Start: Mohave Prsrv, CA
Finish: San Diego, CA
Miles Today: 284
Miles To Date: 913
Trooper Mileage: 169905
After a wild windy night where I didn't get nearly enough sleep, I got out of the tent and broke camp. The wind was still strong, which made taking down and folding the tent quite a challenge. Kind of like trying to pack a parachute while still descending.
Breakfast consisted of peanuts, raisins and Whoppers (I know, but hey - it's quick energy food). After getting the Trooper all packed up and looking around to make sure I wasn't leaving anything important behind, I got back on the road, which, thankfully, once again became paved less than a mile away.
On my way out stopped at Mitchell Caverns, which is part of a California state park that is totally landlocked within this enormous chunk of federal land. I took the tour of the caverns, which were small in comparison to many others, but a nice diversion none the less (and a welcome refuge from the wind, which was still howling across the the entire landscape when I left).
I left Mohave and decided to take the back way to San Diego instead of the
freeways. I figured that this route would be more interesting. I was right,
of course. I looked on the map and saw that the town of Amboy was on the way
to Twenty-Nine Palms. Now, ANYONE who remembers Ted Nugent and the Amboy Dukes
CANNOT pass up an opportunity to see Amboy. I was a worthwhile stop. The following
3 pictures give you a flavor of the town. Well, actually, they encompass most
of the town. There actually was a small post office across the street I didn't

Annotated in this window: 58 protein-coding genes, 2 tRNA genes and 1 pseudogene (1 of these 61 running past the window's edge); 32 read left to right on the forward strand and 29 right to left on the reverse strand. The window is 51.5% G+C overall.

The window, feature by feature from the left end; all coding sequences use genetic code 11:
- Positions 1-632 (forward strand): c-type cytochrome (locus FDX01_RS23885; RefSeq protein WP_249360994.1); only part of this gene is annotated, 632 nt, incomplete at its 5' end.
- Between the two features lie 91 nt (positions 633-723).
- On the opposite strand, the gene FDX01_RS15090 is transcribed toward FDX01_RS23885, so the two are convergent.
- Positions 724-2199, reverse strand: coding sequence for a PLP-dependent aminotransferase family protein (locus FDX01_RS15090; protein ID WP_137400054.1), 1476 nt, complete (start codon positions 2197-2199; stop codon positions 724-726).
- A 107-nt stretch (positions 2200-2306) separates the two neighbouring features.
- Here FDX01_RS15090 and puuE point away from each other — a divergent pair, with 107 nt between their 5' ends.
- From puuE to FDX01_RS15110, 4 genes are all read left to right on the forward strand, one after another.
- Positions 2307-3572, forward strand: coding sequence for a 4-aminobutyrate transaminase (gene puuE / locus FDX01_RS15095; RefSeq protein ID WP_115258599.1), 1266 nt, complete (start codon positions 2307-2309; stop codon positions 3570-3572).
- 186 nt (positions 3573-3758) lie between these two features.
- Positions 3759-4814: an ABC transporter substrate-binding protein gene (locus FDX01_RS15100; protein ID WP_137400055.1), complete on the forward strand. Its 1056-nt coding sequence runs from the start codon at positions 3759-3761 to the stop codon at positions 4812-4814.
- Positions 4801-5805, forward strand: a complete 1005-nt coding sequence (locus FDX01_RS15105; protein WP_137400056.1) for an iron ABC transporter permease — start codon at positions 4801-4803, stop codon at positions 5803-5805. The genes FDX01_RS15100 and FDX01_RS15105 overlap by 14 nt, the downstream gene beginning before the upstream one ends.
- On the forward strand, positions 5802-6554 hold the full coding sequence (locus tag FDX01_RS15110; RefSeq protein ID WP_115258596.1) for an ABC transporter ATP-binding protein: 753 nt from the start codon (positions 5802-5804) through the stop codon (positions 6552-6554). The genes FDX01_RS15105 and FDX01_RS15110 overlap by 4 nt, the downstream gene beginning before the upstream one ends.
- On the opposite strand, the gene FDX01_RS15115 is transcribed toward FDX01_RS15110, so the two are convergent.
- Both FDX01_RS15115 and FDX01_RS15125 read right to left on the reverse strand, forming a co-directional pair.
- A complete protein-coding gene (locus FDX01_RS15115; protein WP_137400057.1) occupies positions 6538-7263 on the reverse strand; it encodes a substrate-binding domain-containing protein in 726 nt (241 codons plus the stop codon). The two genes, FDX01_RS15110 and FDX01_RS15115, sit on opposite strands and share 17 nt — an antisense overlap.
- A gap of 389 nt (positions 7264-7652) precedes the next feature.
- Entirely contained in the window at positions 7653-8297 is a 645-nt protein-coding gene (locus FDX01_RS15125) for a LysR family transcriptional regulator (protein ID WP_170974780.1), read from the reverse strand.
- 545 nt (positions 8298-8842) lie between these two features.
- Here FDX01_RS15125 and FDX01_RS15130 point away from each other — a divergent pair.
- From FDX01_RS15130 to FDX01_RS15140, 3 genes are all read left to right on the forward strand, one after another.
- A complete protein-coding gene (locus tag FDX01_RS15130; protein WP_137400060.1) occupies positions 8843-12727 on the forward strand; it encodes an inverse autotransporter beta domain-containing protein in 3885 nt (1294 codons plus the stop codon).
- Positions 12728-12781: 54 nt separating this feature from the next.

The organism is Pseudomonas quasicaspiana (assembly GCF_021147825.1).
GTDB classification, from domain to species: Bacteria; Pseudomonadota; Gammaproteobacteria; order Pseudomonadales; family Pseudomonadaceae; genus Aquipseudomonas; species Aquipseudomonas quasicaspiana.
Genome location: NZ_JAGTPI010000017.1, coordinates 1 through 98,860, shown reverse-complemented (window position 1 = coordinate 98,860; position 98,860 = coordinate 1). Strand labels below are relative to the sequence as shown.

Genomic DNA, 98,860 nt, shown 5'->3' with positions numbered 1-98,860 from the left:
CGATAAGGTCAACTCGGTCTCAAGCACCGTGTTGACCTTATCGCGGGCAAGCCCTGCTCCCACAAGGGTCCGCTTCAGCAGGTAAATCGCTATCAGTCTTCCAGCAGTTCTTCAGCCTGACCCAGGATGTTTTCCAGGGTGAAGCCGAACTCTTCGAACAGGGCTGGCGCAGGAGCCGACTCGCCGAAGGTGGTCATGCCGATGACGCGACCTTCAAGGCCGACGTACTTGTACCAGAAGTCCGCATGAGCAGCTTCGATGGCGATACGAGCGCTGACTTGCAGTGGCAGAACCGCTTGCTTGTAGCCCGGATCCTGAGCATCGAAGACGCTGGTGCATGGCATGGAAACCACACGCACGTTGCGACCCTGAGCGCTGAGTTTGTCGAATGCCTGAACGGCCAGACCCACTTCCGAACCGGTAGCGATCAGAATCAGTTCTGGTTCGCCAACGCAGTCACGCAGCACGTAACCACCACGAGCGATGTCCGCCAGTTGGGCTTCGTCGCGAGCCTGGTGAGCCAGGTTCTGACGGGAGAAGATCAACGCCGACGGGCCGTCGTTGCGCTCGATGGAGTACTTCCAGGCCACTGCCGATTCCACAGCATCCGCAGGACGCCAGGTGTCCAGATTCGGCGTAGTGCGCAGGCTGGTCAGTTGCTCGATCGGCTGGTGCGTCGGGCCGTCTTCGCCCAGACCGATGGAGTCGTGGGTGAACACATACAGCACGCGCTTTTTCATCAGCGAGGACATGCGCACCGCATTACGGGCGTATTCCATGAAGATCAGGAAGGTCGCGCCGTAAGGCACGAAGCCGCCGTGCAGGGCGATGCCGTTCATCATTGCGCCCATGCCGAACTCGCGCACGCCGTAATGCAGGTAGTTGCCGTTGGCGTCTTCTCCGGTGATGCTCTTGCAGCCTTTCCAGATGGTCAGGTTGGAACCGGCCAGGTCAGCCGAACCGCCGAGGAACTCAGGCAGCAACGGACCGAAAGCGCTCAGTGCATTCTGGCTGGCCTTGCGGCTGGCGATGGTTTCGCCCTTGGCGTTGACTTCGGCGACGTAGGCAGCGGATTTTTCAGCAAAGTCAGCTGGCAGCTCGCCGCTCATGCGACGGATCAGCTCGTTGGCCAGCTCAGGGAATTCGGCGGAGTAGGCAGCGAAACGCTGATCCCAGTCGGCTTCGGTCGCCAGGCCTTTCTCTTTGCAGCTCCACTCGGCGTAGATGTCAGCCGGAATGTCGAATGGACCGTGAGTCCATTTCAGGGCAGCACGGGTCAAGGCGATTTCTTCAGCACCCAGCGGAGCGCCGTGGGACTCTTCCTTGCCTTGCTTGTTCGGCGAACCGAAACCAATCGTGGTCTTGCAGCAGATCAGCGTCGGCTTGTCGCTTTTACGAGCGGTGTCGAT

take a picture of.
Gas here was $3.00 a gallon. That might be the reason most people rode motorocycles. They were not biker-gang types, they were mostly SoCal Rubbies (rich urban bikers). The locals were kind of colorful, though.
After gassing up here ($15.00 for 5 gallons) eating hot dog (foot-long but $4.00) and drinking a cup of coffee (free, but it had the consistency of crude oil) I continued southward, passing through Twenty Nine Palms, where the gas was only $1.55 - maybe becuase they didn't want to irritate the several thousand Marines stationed there.
After passing through much of the Southwestern Desert in the past week, I came to realize how ENORMOUS the desert is in this country - something I really didn't consider, even though I've lived in my little corner of it for over 20 years. After passing through the Twenty Nine Palms area, where our armed forces do much of their combat training, you realize why we're so good at generally kicking butt in desert warfare.
Outside of Twenty Nine Palms, the wind kicks up even more, clouds roll in, and it actually begins to rain. Cool! I can't remember the last time I saw rain. Really. It got really intense in the Banning Pass (which is where those huge electric windmill farms are located).
After a short jog on I-10 to get through the Banning Pass, I once again took some back roads (which were for the most part still fast, even if I had to pass through a few towns). I finally reached San Diego and the home of Mike and Lindsay about 9:00 PM, where I was greeted warmly by these people I hadn't actually seen in 5 1/2 years.